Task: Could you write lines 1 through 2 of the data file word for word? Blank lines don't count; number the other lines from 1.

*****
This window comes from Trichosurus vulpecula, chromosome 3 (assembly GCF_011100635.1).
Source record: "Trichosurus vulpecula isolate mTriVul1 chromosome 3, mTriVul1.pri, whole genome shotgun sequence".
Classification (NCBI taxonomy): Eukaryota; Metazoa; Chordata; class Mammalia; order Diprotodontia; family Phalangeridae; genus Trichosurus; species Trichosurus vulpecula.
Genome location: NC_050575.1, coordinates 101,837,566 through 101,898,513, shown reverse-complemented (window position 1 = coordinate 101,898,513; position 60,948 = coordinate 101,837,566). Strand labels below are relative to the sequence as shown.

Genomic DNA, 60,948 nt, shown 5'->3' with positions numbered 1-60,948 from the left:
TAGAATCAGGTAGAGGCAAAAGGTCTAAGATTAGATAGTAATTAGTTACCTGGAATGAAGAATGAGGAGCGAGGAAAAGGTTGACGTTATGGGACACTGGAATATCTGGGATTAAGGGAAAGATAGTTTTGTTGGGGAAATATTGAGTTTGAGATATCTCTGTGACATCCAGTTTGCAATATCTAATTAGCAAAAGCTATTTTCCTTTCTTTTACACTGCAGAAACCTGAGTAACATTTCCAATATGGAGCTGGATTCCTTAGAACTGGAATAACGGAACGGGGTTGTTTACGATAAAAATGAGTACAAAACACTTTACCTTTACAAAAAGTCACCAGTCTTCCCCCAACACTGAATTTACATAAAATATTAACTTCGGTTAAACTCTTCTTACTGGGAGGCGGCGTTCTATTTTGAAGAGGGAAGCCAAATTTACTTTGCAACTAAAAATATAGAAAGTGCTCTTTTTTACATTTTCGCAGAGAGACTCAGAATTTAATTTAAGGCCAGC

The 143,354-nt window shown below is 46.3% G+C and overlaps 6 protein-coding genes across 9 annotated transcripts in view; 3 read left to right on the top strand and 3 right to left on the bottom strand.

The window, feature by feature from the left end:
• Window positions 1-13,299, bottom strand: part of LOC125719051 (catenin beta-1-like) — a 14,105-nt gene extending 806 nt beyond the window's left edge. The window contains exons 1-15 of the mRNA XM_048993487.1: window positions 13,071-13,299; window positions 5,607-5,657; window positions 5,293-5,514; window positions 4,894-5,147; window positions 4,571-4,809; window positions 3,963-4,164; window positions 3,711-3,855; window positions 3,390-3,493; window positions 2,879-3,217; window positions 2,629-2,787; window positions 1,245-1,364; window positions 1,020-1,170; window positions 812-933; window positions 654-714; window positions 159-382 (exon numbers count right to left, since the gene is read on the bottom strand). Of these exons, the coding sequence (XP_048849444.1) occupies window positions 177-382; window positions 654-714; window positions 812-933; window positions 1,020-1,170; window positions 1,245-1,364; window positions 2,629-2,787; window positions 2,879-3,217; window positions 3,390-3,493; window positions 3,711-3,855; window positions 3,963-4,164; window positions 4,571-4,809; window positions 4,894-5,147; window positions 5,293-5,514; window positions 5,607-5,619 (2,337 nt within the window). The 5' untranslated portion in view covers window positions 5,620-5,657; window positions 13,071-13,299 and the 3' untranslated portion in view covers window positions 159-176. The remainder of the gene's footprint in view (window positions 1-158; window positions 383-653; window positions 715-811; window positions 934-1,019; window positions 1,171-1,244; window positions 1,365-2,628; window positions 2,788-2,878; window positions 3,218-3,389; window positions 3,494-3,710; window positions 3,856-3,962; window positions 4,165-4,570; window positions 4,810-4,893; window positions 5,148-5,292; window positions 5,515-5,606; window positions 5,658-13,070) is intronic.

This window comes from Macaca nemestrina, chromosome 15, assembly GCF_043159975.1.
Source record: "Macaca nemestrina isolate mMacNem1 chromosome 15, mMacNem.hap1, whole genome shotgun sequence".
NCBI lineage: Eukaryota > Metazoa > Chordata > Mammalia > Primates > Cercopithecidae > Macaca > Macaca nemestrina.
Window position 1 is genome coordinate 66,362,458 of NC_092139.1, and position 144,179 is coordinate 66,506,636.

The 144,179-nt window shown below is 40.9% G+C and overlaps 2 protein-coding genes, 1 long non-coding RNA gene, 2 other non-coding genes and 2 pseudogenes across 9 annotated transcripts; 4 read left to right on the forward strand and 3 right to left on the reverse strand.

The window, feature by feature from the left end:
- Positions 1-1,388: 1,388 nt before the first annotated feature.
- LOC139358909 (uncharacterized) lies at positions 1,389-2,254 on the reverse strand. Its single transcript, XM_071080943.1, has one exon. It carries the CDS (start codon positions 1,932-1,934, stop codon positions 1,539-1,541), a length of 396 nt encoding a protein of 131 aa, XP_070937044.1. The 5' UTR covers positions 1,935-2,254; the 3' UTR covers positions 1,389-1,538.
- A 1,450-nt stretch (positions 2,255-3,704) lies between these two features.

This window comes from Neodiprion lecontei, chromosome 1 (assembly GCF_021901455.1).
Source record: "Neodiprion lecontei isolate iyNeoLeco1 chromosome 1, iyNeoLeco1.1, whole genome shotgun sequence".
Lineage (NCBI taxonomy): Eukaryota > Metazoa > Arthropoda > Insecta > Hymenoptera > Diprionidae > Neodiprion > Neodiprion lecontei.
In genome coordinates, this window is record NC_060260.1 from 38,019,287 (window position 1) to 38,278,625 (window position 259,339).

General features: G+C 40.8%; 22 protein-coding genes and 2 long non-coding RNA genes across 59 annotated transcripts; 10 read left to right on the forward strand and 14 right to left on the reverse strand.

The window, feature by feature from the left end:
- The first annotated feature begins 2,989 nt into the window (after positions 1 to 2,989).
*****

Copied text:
This window comes from Trichosurus vulpecula, chromosome 3 (assembly GCF_011100635.1).
Source record: "Trichosurus vulpecula isolate mTriVul1 chromosome 3, mTriVul1.pri, whole genome shotgun sequence".